Supporting brain health

Lilly and the AOA advocate for early Alzheimer’s detection

Partnership focuses on creating educational materials for physicians on Alzheimer’s detection and diagnosis.

Since last fall, the AOA has been working with Eli Lilly and Company to develop educational materials for physicians on the importance of early detection of Alzheimer’s disease.

“This partnership has enabled Lilly to support the AOA’s efforts to provide educational Alzheimer’s resources and tools tailored to the needs of its members,” says Tom Corya, a director of global advocacy and professional relations at Lilly. “This approach ensures that content is built by and for osteopathic physicians.”

The goal of the project, which is partially funded by Lilly, is to create educational modules as well as a central repository of Alzheimer’s resources for physicians. So far, a project advisory panel composed of five physicians and three PhD researchers has created the three modules, which together represent a two-hour educational presentation for physicians.

Raising awareness

Nicole Danner, DO, MS

The presentation advises physicians on how to talk with patients about Alzheimer’s disease, as well as pharmacological and non-pharmacological treatments. It also provides information on caregiving, housing options and legal issues.

The presentation is a good refresher course for primary care physicians, who are on the front lines of detecting and diagnosing Alzheimer’s disease, says neurologist Nicole Danner, DO, MS, a member of the advisory panel.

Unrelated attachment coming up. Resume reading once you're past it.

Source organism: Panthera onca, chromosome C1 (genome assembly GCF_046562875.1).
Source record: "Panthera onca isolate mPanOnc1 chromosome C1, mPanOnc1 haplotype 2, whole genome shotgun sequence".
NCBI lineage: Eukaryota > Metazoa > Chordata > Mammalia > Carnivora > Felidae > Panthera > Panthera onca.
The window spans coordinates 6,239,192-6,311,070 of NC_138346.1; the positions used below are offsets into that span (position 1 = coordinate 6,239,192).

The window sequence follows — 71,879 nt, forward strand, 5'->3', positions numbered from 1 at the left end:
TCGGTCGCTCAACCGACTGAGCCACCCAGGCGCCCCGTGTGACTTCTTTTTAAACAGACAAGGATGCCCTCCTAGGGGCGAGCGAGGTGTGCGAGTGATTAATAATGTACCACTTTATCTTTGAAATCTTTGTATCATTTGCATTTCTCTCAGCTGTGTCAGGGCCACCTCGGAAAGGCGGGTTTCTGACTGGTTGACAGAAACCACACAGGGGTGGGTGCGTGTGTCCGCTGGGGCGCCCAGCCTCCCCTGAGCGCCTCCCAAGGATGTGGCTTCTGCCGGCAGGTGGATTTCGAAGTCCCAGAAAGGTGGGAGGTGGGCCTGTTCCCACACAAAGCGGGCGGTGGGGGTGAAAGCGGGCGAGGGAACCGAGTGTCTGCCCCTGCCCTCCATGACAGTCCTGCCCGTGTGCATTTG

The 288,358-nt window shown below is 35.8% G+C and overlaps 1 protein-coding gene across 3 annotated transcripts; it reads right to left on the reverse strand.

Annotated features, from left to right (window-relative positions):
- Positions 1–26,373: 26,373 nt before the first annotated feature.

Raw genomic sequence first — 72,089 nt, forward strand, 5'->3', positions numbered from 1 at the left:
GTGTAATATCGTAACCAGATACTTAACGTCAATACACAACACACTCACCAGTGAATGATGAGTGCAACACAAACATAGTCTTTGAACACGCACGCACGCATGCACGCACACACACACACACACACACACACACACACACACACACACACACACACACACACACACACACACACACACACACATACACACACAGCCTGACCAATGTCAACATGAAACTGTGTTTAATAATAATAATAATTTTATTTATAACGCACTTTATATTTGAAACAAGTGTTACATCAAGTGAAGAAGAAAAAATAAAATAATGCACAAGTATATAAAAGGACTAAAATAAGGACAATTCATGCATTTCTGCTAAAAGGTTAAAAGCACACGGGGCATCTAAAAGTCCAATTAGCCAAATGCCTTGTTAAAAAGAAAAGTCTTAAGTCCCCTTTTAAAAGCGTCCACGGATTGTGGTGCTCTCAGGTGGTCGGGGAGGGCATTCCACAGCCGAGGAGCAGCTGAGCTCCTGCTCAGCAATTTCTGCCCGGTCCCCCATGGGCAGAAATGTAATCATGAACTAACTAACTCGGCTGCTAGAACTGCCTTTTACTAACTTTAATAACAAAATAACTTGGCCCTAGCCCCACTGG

“With all the expectations on primary care physicians, there’s just not enough time in the day to do absolutely everything,” she says. “The presentation was designed to raise awareness that we need to be thinking about Alzheimer’s disease when we treat patients, whether it’s their primary complaint or not.”

Currently, more than 5 million Americans have Alzheimer’s disease, and it’s the sixth-leading cause of death in the U.S., according to the Alzheimer’s Association. As baby boomers continue to age, the number of Alzheimer’s patients is poised to increase dramatically in the coming years—the Alzheimer’s Association says it may triple by 2050.

Future plans

Over the next several months, the AOA and Lilly plan to share the presentation at ROME New England and other medical conferences, and will present information about the project during a breakfast meeting at OMED.

They presentation will be refined based on physician response and will ultimately be used to build interactive educational modules, with launch anticipated in late 2016.


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